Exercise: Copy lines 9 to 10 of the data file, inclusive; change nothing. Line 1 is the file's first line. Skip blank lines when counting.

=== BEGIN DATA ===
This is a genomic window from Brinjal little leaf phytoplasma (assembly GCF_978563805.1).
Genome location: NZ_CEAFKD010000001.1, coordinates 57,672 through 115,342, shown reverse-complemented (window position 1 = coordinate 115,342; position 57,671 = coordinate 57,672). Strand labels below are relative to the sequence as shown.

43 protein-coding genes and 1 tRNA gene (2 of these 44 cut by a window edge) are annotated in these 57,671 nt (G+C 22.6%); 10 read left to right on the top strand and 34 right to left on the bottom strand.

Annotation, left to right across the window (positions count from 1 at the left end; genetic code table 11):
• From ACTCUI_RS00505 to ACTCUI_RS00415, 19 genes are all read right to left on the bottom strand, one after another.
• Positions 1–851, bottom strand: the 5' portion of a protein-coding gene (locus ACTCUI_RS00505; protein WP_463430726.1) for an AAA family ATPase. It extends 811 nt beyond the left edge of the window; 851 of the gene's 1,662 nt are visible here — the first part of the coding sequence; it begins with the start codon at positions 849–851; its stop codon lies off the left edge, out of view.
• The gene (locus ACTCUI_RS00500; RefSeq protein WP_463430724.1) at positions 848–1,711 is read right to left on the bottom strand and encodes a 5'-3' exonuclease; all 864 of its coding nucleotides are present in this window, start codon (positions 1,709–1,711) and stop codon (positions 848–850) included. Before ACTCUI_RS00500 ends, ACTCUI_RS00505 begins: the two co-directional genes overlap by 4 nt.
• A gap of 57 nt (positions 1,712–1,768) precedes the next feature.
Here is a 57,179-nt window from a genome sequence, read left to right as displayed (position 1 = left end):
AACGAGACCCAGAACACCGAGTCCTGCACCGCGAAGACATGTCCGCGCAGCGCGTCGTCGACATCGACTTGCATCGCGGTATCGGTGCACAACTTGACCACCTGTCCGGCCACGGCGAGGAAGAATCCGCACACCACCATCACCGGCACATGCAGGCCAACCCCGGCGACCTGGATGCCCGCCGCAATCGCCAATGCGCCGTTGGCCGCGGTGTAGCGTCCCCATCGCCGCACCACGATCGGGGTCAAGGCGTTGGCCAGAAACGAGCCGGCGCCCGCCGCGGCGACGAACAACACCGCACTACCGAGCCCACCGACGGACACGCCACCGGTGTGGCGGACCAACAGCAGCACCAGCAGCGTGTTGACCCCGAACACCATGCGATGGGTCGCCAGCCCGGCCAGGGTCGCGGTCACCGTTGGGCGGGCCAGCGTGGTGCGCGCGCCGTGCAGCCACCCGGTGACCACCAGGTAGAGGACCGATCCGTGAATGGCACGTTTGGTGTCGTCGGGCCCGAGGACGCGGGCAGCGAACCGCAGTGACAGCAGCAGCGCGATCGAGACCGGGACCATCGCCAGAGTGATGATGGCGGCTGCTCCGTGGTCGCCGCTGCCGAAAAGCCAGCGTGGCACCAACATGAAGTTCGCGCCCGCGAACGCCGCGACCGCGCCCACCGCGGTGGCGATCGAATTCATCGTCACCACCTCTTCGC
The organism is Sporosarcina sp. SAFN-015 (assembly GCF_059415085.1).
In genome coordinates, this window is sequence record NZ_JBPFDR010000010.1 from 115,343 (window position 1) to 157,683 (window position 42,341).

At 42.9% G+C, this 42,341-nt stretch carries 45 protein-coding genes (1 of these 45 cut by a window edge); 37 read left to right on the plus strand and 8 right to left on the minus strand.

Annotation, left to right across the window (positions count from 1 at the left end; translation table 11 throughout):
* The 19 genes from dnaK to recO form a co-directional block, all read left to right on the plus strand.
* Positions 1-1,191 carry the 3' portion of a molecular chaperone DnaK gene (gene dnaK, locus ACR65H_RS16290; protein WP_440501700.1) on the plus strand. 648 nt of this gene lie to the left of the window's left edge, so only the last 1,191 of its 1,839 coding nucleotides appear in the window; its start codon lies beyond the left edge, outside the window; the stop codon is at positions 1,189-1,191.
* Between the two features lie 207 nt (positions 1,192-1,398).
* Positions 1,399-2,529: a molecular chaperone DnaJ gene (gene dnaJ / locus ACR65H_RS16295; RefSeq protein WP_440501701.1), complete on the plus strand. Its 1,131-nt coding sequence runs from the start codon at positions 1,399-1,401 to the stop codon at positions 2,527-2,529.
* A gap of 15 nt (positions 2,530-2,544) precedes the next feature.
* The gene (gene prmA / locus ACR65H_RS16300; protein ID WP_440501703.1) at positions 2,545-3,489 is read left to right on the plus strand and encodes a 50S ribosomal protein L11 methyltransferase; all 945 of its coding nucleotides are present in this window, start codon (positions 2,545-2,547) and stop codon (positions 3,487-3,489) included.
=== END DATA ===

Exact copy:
Here is a 57,179-nt window from a genome sequence, read left to right as displayed (position 1 = left end):
AACGAGACCCAGAACACCGAGTCCTGCACCGCGAAGACATGTCCGCGCAGCGCGTCGTCGACATCGACTTGCATCGCGGTATCGGTGCACAACTTGACCACCTGTCCGGCCACGGCGAGGAAGAATCCGCACACCACCATCACCGGCACATGCAGGCCAACCCCGGCGACCTGGATGCCCGCCGCAATCGCCAATGCGCCGTTGGCCGCGGTGTAGCGTCCCCATCGCCGCACCACGATCGGGGTCAAGGCGTTGGCCAGAAACGAGCCGGCGCCCGCCGCGGCGACGAACAACACCGCACTACCGAGCCCACCGACGGACACGCCACCGGTGTGGCGGACCAACAGCAGCACCAGCAGCGTGTTGACCCCGAACACCATGCGATGGGTCGCCAGCCCGGCCAGGGTCGCGGTCACCGTTGGGCGGGCCAGCGTGGTGCGCGCGCCGTGCAGCCACCCGGTGACCACCAGGTAGAGGACCGATCCGTGAATGGCACGTTTGGTGTCGTCGGGCCCGAGGACGCGGGCAGCGAACCGCAGTGACAGCAGCAGCGCGATCGAGACCGGGACCATCGCCAGAGTGATGATGGCGGCTGCTCCGTGGTCGCCGCTGCCGAAAAGCCAGCGTGGCACCAACATGAAGTTCGCGCCCGCGAACGCCGCGACCGCGCCCACCGCGGTGGCGATCGAATTCATCGTCACCACCTCTTCGC